In the illustrated embodiment, each of the shields of an assembly is symmetrical around a central axis that would align with the axis of the chamber in which the shield assembly is mounted. In such an embodiment, the mounting surface area between each shield component and the chamber wall or other heat-sinking, supporting structure to which the component is mounted is preferably greater than the cross-sectional area of the shield in a plane through the shield perpendicular to the axis of the shield. This mounting surface is secured in intimate contact with the chamber wall or supporting structure so that the thermal conductivity to the wall or supporting structure from the shield through the mounting surface is at least as great as the thermal conductivity across this cross-sectional area of the shield.

According to certain features of the invention, critical dimensions and critical gaps are accurately established and maintained to compensate for thermal expansion. The gaps are located so that dimensional changes take place where they are less critical, thereby avoiding increased likelihood of arcing.

According to such features of the invention, arc likelihood is reduced by the improved control of critical dimensions and critical gaps that the invention provides. These dimensions are preferably improved by more concentric location of the susceptor relative to the chamber as the result of locating pins and forced vertical travel of the source and chamber cover relative to the chamber. Reference or zero registration points for the mounting of the chamber shields allows minimum change in critical dimensions when the shields are subjected to thermal cycling, and allows thermal expansion to be taken up in non-critical locations. Accordingly, thermally caused dimension changes do not increase the likelihood of arcing. Further, the thermal expansion of the shields is kept low and more uniform by the improved cooling of the shields, which reduces the closing of critical gaps by thermal expansion.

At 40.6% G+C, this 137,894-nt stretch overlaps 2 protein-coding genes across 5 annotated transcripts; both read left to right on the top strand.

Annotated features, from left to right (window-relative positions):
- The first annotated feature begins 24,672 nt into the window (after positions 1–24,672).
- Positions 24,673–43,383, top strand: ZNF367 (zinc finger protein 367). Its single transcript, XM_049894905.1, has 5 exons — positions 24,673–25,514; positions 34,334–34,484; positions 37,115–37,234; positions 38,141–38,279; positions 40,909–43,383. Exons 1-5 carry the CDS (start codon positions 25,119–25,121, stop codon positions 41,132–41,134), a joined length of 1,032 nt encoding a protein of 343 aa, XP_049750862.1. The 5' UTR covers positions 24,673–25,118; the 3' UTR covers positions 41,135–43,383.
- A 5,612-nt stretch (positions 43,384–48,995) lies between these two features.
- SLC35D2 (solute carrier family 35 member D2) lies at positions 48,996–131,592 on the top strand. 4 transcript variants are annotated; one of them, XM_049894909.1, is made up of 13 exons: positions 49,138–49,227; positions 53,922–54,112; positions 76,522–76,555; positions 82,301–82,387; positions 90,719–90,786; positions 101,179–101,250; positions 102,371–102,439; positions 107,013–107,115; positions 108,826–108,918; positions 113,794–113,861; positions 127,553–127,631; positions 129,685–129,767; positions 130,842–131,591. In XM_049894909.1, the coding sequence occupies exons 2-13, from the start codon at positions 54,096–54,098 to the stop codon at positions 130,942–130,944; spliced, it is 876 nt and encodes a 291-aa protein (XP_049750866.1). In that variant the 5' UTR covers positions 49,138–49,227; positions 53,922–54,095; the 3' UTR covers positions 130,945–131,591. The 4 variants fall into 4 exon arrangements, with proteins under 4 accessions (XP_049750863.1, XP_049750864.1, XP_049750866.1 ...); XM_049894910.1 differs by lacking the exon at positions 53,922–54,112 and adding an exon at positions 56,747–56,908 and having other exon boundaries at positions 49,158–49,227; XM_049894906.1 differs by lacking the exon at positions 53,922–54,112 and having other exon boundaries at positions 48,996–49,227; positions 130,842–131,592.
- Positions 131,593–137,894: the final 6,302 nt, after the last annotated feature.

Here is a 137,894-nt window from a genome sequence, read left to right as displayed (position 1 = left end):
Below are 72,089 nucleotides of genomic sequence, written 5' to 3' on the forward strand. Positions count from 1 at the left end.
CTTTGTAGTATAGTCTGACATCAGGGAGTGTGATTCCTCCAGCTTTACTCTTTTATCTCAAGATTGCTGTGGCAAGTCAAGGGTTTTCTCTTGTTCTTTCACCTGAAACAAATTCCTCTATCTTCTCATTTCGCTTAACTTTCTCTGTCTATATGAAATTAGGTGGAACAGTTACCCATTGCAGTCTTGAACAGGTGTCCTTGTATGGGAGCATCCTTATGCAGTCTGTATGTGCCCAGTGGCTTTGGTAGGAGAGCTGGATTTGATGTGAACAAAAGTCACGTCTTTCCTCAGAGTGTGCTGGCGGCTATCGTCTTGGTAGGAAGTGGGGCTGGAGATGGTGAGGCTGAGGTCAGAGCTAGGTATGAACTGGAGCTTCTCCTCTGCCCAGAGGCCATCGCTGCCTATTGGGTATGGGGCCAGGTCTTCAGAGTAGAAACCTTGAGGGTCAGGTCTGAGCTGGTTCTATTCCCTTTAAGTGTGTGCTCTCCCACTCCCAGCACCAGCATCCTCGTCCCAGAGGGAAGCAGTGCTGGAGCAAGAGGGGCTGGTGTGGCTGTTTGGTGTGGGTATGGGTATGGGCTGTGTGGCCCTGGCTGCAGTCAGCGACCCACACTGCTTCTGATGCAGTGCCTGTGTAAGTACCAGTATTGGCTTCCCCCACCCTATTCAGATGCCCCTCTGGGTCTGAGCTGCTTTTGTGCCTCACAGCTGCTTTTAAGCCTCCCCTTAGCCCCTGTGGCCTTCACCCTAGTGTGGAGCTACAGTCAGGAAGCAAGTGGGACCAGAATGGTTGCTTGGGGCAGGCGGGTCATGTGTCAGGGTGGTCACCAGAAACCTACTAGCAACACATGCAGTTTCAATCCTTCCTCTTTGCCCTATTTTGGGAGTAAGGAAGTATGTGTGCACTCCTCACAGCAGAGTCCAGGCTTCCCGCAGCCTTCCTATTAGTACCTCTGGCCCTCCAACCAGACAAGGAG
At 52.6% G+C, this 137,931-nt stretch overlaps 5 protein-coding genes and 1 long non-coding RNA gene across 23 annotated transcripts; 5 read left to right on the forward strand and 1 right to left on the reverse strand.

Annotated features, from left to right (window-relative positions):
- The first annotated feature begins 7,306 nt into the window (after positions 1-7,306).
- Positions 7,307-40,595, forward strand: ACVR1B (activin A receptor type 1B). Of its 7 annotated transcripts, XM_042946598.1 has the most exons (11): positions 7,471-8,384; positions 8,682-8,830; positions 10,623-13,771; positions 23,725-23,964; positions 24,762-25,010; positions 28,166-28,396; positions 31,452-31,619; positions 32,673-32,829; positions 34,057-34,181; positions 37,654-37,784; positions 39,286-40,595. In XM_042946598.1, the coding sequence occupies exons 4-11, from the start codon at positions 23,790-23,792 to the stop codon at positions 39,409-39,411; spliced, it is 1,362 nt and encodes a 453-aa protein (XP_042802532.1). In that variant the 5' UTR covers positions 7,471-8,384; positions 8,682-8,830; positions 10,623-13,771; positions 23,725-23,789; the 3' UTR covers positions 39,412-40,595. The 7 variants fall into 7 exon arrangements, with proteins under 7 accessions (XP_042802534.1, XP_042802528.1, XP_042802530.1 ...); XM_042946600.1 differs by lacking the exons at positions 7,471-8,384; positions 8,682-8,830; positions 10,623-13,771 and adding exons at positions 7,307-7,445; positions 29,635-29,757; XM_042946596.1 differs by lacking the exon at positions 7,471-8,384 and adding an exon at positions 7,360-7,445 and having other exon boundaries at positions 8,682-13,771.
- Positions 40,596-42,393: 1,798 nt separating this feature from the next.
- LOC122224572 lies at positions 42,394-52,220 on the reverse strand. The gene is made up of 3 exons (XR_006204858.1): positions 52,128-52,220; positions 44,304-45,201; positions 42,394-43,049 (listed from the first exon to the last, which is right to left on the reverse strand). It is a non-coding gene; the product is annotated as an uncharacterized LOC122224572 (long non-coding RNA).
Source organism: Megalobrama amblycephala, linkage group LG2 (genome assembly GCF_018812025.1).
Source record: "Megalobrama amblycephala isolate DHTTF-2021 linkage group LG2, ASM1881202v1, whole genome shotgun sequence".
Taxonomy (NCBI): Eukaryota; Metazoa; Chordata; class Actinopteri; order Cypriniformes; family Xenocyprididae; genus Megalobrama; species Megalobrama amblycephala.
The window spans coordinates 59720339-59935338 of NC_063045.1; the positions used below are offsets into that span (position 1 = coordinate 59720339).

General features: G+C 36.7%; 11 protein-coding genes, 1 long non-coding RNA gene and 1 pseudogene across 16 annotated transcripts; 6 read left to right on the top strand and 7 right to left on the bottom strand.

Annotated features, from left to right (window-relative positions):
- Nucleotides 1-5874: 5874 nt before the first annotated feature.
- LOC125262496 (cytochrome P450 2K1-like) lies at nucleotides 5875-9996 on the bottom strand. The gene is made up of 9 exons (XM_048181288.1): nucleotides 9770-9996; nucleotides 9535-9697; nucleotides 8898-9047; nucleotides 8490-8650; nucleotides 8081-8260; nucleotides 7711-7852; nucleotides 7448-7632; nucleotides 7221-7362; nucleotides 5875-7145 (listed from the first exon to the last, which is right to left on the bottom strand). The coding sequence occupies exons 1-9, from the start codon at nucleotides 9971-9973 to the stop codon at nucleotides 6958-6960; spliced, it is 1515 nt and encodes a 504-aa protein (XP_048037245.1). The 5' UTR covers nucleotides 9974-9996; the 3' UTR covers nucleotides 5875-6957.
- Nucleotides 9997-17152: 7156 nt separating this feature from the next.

According to other features of the invention, lamps or other thermal sources are located so as to uniformly warm chamber shield components. When used for preheating or degassing of the shields, the improved thermal conduction of the shields allows their heating at higher temperatures without affecting the process. In the illustrated embodiments, vertically or axially oriented quartz lamps expose all chamber shield components to thermal radiation. Preheating of the chamber can be carried out with these lamps to minimize the initial shock when the first wafer of a run is processed.

Such features of the invention have the advantage of more uniformly heating the chamber shields during chamber preheating, degassing or “bake-out”, and allow the chamber shields to be heated above the process temperature of the processing space due to the improved thermal conductance of heat energy out of the shields, thereby facilitating more effective degassing of the shields.

Providing improved contact between the chamber shields and the chamber wall improves electrical as well as thermal conductivity between the shields to the heat-sinked and grounded chamber wall. This stabilizes the RF ground potential on the shields, providing for more stable and predictable DC voltage on the target and RF potential of the plasmas inside of the processing chamber.

Reducing the overall temperature of the shields stabilizes the process pressure within the chamber for a given gas flow. Since deposition process performance is highly dependant on process pressure, process stability from run to run is enhanced. Process pressure is affected by the temperature of the chamber shields in two ways. First, the process gas is directly heated within a constant volume of the chamber, and second, indirectly by closing the various gaps that control the gas flow out of the process space as a result of thermal expansion of the chamber shields. Further, the effect on gas flow out of the process space affects the perceived pressure due to its being monitored from outside of the process chamber, thereby causing a difference between the actual and monitored process pressure.